The reason why the mind is crucial gets hit back into their court. Otherwise, if you give thanks with your spirit, how can anyone in the position of an outsider say “Amen” to your thanksgiving when he does not know what you are saying? When someone speaks in the congregation he ought to be speaking clearly enough that he can say, “Can I get an amen?!” Here there is perhaps praying or singing of “blessing God” (εὐλογῇς). The person in the position of an outsider probably refers to a person who’s not usually present, “one who is not knowledgeable about some particular group’s experience” (BAGD), they are “not members of an association” (Garland). This outsider (ἰδιώτης) is mentioned again in verse 23 as different from “unbelievers,” so this is a visitor or maybe a new covert coming to church. They ought to be able to understand and affirm what you’re so grateful for. If they can understand it, chances are good that your fellow members are also being edified by it. But if you can’t get an amen, then that’s your fault, not theirs.
In verse 17 Paul may be speaking tongue in cheek. For you may be giving thanks well enough, but the other person is not being built up. Let’s say that a Christian in Corinth actually could pray out of their mind and somehow it actually grow from the soil of thanks (but how would they know?). It’s hard to believe, but go with it. You’re really ecstatically thankful, and you’re still doing no good: the other person is not being built up, and that has been the whole point of the last two and a half chapters.
Paul is not speaking from an outsider’s perspective. I thank God that I speak in tongues more than all of you. He doesn’t have tongue envy. What he does have is experience with actual tongues-talking (though it’s not once described anywhere in the New Testament), and with all of his experience he’s able to make a clear conclusion: Nevertheless, in church I would rather speak five words with my mind in order to instruct others, than ten thousand words in a tongue. This isn’t the five word review, but it shows the power of even a short sentence that can be understood. The ten thousand is an exaggerated number in Greek, and it does imply words not babel. It could have been the McDonald’s of tongues, billions served, and it wouldn’t actually be of service.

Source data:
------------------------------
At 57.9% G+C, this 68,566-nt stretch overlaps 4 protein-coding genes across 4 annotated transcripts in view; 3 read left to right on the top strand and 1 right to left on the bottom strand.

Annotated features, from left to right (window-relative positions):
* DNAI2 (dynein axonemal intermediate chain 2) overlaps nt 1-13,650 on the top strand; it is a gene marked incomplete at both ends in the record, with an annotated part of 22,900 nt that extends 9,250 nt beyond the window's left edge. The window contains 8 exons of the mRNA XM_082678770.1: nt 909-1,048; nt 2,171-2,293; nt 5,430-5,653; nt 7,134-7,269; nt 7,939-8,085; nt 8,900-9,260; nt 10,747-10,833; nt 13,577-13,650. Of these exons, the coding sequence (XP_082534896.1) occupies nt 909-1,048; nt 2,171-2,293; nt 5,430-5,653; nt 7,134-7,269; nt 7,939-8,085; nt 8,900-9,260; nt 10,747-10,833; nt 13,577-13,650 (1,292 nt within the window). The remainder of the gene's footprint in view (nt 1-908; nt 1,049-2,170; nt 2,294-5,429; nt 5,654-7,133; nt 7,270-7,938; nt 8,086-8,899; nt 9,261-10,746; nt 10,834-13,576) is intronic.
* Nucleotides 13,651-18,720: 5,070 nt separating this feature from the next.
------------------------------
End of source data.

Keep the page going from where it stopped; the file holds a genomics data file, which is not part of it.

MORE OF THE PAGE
This paragraph explains a lot, and it’s a lot to explain. He starts by telling them to use their heads like adults. Brothers, do not be children in your thinking. Be infants in evil, but in your thinking be mature. Kids do what’s good for them, they have to be taught and trained to think about obeying and also serving others. At least some of the Corinthians were more like kids; Paul wrote earlier that he could not address them as “spiritual people” but “as infants” (3:1). He adds that being infants in evil is more than good, not that they wouldn’t know about evil, but that they wouldn’t be professionals in doing it. In their heads they should grow up toward the proper goal, the τέλειος.
In a previous generation God’s people mocked God’s clear word to them as childish and faced His judgment for it. In the law it is written, “By people of strange tongues and by the lips of foreigners I will speak to this people, and even then they will not listen to me, says the Lord.” Paul references (it’s not an exact quotation) Isaiah 28:11-12. In context (Isaiah 28), some of the political and religious leaders of Judah were in process of scorning the basic teaching of the LORD as something for simpletons. They, of course, were much more sophisticated. So the LORD told them that He would make them like children, unable to understand even the simplest sounds of another language. The Assyrians soon invaded and defeated and took captive Judah. The Jews couldn’t understand the speech of their enemies, and even with the prophecy fulfilled in their hearing they doubled-down in disbelief.
Paul makes similar application for Corinth. Thus tongues are a sign not for believers but for unbelievers. And this changes the tongues-talking game, right? Tongues does not build up believers, it alienates fellow believers, and the reason is: it isn’t for believers! The gift of tongues was not meant for the church. At Pentecost when the apostles spoke in tongues in Jerusalem, God’s people, the Jews, heard strange languages (though some heard in their own language), and it should have tipped them off that judgment was coming. It did within their generation at the destruction of Jerusalem in AD 70.